‘WandaVision’ Is A Masterful Look Into Trauma And The Ways We Reclaim Ourselves From it

Spoilers: WandaVision on Disney+

Around episode three of WandaVision, I thought I had some snarky hot take about the show. Something in the ballpark of “Oh really? All that your all-powerful female superhero wants deep down is to be a happy homemaker and housewife?” But the show quickly proved me so wrong. I am still left awestruck at the beauty and grounded reality of the messages within this superhero story. There is something so gruesomely accurate about the depth that we will all go to to conjure safety for our own minds. And as silly as it seems, the defining line that struck me was “I don’t need you to tell me who I am.” Wanda is not merely a compilation of her trauma, nor defined by it. She is the strength that arises from living with it.

Ultimately the plot serves the meatier bits of the show – namely: Wanda and Vision, their love, and the interesting conceptual arc the storytellers wanted to draw. While some characters beyond Wanda and Vision don’t seem fleshed out enough at times and while occasional plot points are slightly left unanswered, this is ultimately a plot-in-service-of-a-concept type of story rather than a plot-in-service-of-a-plot type of story. And the concept is resoundingly touching. So much so that I can’t get tears to stop streaming down my face just thinking about some of these moments, like Wanda saying to her children, “Thank you for choosing me to be your mom.” The sacrifices we must make to cut ties with our trauma and the healing work that must be done is so (funnily enough) humanized through a witch and an android. The choice to consciously and actively change, even to the point of sacrifice, and even when others will still misunderstand and villainize her for it, is so important. In the end, contrary to being “not feminist enough,” I felt that Wanda was such an empowering and honest depiction of the struggle towards wholeness.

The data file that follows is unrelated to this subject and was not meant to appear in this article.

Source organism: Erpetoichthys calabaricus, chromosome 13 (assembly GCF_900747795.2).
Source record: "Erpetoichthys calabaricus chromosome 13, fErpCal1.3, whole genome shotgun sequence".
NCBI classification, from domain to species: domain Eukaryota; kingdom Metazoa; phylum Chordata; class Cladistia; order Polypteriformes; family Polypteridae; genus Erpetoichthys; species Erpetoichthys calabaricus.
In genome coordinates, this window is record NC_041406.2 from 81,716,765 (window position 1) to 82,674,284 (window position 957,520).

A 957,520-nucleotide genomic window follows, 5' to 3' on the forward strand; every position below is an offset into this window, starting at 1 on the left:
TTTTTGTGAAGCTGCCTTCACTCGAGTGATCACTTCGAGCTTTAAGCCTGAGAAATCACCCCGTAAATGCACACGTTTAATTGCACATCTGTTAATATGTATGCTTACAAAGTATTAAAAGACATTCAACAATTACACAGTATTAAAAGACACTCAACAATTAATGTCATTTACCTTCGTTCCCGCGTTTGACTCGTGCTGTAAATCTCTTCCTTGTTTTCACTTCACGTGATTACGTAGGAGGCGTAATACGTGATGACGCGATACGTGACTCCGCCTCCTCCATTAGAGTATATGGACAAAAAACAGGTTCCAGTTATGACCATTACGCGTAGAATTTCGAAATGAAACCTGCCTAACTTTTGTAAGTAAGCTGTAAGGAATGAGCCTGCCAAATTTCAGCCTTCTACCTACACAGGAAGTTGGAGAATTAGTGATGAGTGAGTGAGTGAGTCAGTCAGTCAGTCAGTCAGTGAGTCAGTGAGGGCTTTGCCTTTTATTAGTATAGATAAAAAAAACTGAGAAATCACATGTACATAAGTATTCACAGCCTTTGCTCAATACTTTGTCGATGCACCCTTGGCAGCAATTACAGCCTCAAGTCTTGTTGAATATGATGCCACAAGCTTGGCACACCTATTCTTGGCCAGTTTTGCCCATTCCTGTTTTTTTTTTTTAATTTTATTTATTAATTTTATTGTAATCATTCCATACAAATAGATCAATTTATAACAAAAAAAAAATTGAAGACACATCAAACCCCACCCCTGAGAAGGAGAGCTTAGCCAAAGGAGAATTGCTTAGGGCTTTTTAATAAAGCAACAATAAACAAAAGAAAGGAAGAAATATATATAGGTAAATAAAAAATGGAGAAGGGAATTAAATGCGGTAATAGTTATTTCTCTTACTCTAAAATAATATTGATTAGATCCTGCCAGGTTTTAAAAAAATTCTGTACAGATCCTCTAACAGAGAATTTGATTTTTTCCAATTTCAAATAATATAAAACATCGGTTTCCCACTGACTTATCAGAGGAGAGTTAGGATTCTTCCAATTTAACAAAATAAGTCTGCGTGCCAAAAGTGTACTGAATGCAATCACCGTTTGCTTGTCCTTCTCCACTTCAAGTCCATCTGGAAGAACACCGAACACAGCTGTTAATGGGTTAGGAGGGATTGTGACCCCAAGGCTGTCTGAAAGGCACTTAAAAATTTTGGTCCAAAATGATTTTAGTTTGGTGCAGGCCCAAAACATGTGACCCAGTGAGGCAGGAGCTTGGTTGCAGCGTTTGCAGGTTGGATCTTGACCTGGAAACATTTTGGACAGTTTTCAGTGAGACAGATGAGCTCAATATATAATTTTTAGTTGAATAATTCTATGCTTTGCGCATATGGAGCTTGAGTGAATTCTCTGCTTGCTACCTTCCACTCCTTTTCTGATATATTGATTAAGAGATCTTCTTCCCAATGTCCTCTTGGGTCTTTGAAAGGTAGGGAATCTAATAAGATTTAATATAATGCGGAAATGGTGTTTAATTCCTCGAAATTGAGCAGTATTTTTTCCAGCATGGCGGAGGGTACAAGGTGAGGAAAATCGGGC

I appreciate that the writers didn’t fall into the simple trap of Wanda just being “crazy” or, on the contrary, being majestically good. There is a real struggle for her to put down her own weight and that can be quite validating and healing to watch. Watching her battle of will to ultimately make peace with what has happened to her and to change for the better is empowering. The story becomes one of deep and abiding love and the ways we find to heal. The story calls to a yearning, beyond gender, for a safety that can so often feel irreparably damaged. The story calls to the desire to piece together the dreamscape of the world we envision. It calls to the cinematic world that we crave deeply in our innermost psyche, and the reality that we know we all must grapple with. This is the strongest Marvel character I’ve seen, not because of her powers, but because the emotional throughline is so deeply connected to her powers, and likewise, her powers are so deeply connected to her emotional strength. She is fueled by love, that all-powerful force, and yet that does not ring as cliche or tired — rather, it feels weighty and deserved.

I also appreciated that the ending involved a bit of classic Doctor Who-esque outwittery rather than blunt force winning in a fight. Agatha’s writing became a little one-dimensional in the very end episodes, but her actions still precipitated the climactic events in an effective enough way. And ultimately it ends with a personal and emotional struggle to accept your own grief, rather than simply winning because she was innately stronger or better than Agatha. It is fitting that she refused the story that the witches attempted to impress upon her (that she had a dark destiny), for breaking cycles of trauma can often feel akin to rewriting your destiny. And as displayed, this reclamation of self can be exquisitely painful. This is a story that is worth telling, and it needs to be told. A story that reaffirms that you are not defined by your trauma, or what has happened to you, and that working to reclaim yourself and break cycles of trauma takes some of the deepest and greatest strength we have as humans. These feats should be marveled at and should be heralded as superpowers.

About the author
Lauren Suchenski is on Twitter @laurensuchenski. Follow Lauren on Instagram or read more articles from Lauren on Thought Catalog.

Learn more about Thought Catalog and our writers on our about page.

Related